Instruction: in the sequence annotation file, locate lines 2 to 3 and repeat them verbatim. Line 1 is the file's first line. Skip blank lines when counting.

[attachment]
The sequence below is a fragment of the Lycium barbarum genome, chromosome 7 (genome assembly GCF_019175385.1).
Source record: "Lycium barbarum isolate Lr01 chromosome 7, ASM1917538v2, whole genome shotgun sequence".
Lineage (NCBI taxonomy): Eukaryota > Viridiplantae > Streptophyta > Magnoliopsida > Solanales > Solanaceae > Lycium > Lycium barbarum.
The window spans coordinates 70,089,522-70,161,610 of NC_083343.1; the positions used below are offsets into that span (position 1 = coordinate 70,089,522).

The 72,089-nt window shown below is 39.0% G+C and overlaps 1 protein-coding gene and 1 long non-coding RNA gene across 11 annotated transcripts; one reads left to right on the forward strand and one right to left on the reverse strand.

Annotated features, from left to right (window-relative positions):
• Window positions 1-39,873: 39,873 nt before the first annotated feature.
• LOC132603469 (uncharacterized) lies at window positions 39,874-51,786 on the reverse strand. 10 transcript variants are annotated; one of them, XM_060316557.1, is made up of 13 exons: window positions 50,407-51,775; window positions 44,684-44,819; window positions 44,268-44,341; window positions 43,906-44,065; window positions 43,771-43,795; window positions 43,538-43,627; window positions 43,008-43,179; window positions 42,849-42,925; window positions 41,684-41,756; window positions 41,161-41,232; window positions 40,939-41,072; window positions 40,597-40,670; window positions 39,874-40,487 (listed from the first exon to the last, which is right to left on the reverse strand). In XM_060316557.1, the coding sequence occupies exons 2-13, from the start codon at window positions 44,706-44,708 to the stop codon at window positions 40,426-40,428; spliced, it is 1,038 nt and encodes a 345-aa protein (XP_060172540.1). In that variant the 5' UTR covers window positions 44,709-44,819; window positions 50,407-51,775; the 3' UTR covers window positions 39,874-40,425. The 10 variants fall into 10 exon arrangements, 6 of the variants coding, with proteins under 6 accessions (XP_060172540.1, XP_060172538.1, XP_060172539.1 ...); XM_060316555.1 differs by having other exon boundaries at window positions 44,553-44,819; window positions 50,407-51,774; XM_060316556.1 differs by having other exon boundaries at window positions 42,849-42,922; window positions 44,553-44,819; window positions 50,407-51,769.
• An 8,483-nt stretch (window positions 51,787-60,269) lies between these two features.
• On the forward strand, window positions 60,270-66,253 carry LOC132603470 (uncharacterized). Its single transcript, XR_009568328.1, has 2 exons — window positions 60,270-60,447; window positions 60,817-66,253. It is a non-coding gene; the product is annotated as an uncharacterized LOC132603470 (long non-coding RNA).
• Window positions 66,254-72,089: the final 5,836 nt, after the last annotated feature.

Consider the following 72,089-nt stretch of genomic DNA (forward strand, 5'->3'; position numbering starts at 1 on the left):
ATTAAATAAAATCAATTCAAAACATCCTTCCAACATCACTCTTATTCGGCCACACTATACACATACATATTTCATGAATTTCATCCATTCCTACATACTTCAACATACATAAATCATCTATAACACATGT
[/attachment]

Source record: "Lycium barbarum isolate Lr01 chromosome 7, ASM1917538v2, whole genome shotgun sequence".
Lineage (NCBI taxonomy): Eukaryota > Viridiplantae > Streptophyta > Magnoliopsida > Solanales > Solanaceae > Lycium > Lycium barbarum.